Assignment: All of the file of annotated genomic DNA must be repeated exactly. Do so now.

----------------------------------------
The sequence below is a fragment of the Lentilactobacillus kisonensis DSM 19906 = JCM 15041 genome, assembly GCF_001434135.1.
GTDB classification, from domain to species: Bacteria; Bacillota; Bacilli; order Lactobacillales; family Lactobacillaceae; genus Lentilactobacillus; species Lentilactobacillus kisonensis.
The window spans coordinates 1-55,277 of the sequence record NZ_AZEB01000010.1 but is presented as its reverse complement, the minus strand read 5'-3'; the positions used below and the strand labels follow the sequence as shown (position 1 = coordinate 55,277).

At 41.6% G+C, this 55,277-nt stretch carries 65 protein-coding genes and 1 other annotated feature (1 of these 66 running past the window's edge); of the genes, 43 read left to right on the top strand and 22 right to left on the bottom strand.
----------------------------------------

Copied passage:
The sequence below is a fragment of the Lentilactobacillus kisonensis DSM 19906 = JCM 15041 genome, assembly GCF_001434135.1.
GTDB classification, from domain to species: Bacteria; Bacillota; Bacilli; order Lactobacillales; family Lactobacillaceae; genus Lentilactobacillus; species Lentilactobacillus kisonensis.
The window spans coordinates 1-55,277 of the sequence record NZ_AZEB01000010.1 but is presented as its reverse complement, the minus strand read 5'-3'; the positions used below and the strand labels follow the sequence as shown (position 1 = coordinate 55,277).

At 41.6% G+C, this 55,277-nt stretch carries 65 protein-coding genes and 1 other annotated feature (1 of these 66 running past the window's edge); of the genes, 43 read left to right on the top strand and 22 right to left on the bottom strand.